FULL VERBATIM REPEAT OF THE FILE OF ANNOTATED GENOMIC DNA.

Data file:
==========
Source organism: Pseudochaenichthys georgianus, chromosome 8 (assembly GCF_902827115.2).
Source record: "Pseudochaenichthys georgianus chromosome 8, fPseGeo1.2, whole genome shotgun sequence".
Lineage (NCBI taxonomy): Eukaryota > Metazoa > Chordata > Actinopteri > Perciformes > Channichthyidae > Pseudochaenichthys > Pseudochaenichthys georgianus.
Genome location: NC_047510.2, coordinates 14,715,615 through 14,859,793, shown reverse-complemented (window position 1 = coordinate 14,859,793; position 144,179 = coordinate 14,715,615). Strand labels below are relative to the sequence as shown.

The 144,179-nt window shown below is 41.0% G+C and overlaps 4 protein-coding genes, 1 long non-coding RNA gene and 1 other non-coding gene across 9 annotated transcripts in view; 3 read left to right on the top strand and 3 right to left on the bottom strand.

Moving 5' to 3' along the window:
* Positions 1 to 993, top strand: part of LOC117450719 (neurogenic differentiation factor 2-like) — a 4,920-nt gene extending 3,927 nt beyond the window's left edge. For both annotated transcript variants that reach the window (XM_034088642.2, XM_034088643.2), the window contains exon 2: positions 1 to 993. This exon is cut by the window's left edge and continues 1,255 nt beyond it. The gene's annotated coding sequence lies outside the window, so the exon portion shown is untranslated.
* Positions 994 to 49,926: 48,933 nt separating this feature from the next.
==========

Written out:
Source organism: Pseudochaenichthys georgianus, chromosome 8 (assembly GCF_902827115.2).
Source record: "Pseudochaenichthys georgianus chromosome 8, fPseGeo1.2, whole genome shotgun sequence".
Lineage (NCBI taxonomy): Eukaryota > Metazoa > Chordata > Actinopteri > Perciformes > Channichthyidae > Pseudochaenichthys > Pseudochaenichthys georgianus.
Genome location: NC_047510.2, coordinates 14,715,615 through 14,859,793, shown reverse-complemented (window position 1 = coordinate 14,859,793; position 144,179 = coordinate 14,715,615). Strand labels below are relative to the sequence as shown.

The 144,179-nt window shown below is 41.0% G+C and overlaps 4 protein-coding genes, 1 long non-coding RNA gene and 1 other non-coding gene across 9 annotated transcripts in view; 3 read left to right on the top strand and 3 right to left on the bottom strand.

Moving 5' to 3' along the window:
* Positions 1 to 993, top strand: part of LOC117450719 (neurogenic differentiation factor 2-like) — a 4,920-nt gene extending 3,927 nt beyond the window's left edge. For both annotated transcript variants that reach the window (XM_034088642.2, XM_034088643.2), the window contains exon 2: positions 1 to 993. This exon is cut by the window's left edge and continues 1,255 nt beyond it. The gene's annotated coding sequence lies outside the window, so the exon portion shown is untranslated.
* Positions 994 to 49,926: 48,933 nt separating this feature from the next.